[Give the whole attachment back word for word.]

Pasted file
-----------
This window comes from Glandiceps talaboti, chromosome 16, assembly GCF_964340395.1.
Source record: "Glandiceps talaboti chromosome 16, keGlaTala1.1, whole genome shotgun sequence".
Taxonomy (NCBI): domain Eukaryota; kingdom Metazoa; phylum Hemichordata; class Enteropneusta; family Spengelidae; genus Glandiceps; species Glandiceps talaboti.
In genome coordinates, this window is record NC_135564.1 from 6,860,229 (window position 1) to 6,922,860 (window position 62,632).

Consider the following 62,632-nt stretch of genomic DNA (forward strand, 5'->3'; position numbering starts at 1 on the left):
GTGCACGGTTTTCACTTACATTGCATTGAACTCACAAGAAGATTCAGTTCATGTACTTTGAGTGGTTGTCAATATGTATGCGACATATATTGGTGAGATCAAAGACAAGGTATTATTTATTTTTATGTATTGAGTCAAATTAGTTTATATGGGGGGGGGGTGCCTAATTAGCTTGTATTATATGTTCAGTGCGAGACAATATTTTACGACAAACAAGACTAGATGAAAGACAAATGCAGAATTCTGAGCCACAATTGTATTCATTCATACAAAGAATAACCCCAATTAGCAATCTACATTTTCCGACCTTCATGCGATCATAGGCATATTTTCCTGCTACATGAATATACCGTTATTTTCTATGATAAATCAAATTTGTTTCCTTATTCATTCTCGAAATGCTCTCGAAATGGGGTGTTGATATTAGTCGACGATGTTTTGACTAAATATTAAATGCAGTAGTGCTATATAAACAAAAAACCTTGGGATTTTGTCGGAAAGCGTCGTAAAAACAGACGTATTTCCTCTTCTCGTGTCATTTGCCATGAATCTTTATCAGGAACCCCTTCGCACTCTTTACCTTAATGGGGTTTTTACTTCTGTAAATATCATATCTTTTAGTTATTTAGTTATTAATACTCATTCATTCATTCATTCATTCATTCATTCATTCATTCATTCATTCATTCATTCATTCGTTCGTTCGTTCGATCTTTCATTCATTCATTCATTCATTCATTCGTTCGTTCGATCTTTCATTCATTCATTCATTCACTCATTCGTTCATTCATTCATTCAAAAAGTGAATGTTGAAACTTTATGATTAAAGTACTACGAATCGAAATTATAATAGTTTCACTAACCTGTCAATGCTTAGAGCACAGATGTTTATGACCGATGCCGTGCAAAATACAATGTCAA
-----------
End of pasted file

This window comes from Glandiceps talaboti, chromosome 16, assembly GCF_964340395.1.
Source record: "Glandiceps talaboti chromosome 16, keGlaTala1.1, whole genome shotgun sequence".
Taxonomy (NCBI): domain Eukaryota; kingdom Metazoa; phylum Hemichordata; class Enteropneusta; family Spengelidae; genus Glandiceps; species Glandiceps talaboti.
In genome coordinates, this window is record NC_135564.1 from 6,860,229 (window position 1) to 6,922,860 (window position 62,632).

Consider the following 62,632-nt stretch of genomic DNA (forward strand, 5'->3'; position numbering starts at 1 on the left):
GTGCACGGTTTTCACTTACATTGCATTGAACTCACAAGAAGATTCAGTTCATGTACTTTGAGTGGTTGTCAATATGTATGCGACATATATTGGTGAGATCAAAGACAAGGTATTATTTATTTTTATGTATTGAGTCAAATTAGTTTATATGGGGGGGGGGTGCCTAATTAGCTTGTATTATATGTTCAGTGCGAGACAATATTTTACGACAAACAAGACTAGATGAAAGACAAATGCAGAATTCTGAGCCACAATTGTATTCATTCATACAAAGAATAACCCCAATTAGCAATCTACATTTTCCGACCTTCATGCGATCATAGGCATATTTTCCTGCTACATGAATATACCGTTATTTTCTATGATAAATCAAATTTGTTTCCTTATTCATTCTCGAAATGCTCTCGAAATGGGGTGTTGATATTAGTCGACGATGTTTTGACTAAATATTAAATGCAGTAGTGCTATATAAACAAAAAACCTTGGGATTTTGTCGGAAAGCGTCGTAAAAACAGACGTATTTCCTCTTCTCGTGTCATTTGCCATGAATCTTTATCAGGAACCCCTTCGCACTCTTTACCTTAATGGGGTTTTTACTTCTGTAAATATCATATCTTTTAGTTATTTAGTTATTAATACTCATTCATTCATTCATTCATTCATTCATTCATTCATTCATTCATTCATTCATTCATTCGTTCGTTCGTTCGATCTTTCATTCATTCATTCATTCATTCATTCGTTCGTTCGATCTTTCATTCATTCATTCATTCACTCATTCGTTCATTCATTCATTCAAAAAGTGAATGTTGAAACTTTATGATTAAAGTACTACGAATCGAAATTATAATAGTTTCACTAACCTGTCAATGCTTAGAGCACAGATGTTTATGACCGATGCCGTGCAAAATACAATGTCAA